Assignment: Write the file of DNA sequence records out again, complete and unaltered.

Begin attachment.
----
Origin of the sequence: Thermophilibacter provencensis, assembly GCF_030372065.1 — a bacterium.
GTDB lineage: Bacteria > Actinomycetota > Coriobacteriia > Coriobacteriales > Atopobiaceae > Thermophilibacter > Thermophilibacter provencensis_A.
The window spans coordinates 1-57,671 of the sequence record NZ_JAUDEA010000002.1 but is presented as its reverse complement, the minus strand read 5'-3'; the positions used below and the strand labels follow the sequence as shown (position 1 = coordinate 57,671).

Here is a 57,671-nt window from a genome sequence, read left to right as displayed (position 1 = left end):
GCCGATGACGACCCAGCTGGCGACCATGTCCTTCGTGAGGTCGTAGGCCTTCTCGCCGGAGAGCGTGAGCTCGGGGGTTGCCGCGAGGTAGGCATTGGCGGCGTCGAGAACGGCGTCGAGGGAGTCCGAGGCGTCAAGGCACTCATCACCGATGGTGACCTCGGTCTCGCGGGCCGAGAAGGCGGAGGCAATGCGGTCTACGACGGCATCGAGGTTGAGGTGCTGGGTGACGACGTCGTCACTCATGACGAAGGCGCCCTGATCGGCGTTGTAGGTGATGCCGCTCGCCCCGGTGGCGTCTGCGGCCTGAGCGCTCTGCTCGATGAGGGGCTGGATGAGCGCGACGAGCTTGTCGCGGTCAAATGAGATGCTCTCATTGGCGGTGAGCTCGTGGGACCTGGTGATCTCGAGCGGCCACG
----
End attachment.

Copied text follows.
Origin of the sequence: Thermophilibacter provencensis, assembly GCF_030372065.1 — a bacterium.
GTDB lineage: Bacteria > Actinomycetota > Coriobacteriia > Coriobacteriales > Atopobiaceae > Thermophilibacter > Thermophilibacter provencensis_A.
The window spans coordinates 1-57,671 of the sequence record NZ_JAUDEA010000002.1 but is presented as its reverse complement, the minus strand read 5'-3'; the positions used below and the strand labels follow the sequence as shown (position 1 = coordinate 57,671).

Here is a 57,671-nt window from a genome sequence, read left to right as displayed (position 1 = left end):
GCCGATGACGACCCAGCTGGCGACCATGTCCTTCGTGAGGTCGTAGGCCTTCTCGCCGGAGAGCGTGAGCTCGGGGGTTGCCGCGAGGTAGGCATTGGCGGCGTCGAGAACGGCGTCGAGGGAGTCCGAGGCGTCAAGGCACTCATCACCGATGGTGACCTCGGTCTCGCGGGCCGAGAAGGCGGAGGCAATGCGGTCTACGACGGCATCGAGGTTGAGGTGCTGGGTGACGACGTCGTCACTCATGACGAAGGCGCCCTGATCGGCGTTGTAGGTGATGCCGCTCGCCCCGGTGGCGTCTGCGGCCTGAGCGCTCTGCTCGATGAGGGGCTGGATGAGCGCGACGAGCTTGTCGCGGTCAAATGAGATGCTCTCATTGGCGGTGAGCTCGTGGGACCTGGTGATCTCGAGCGGCCACG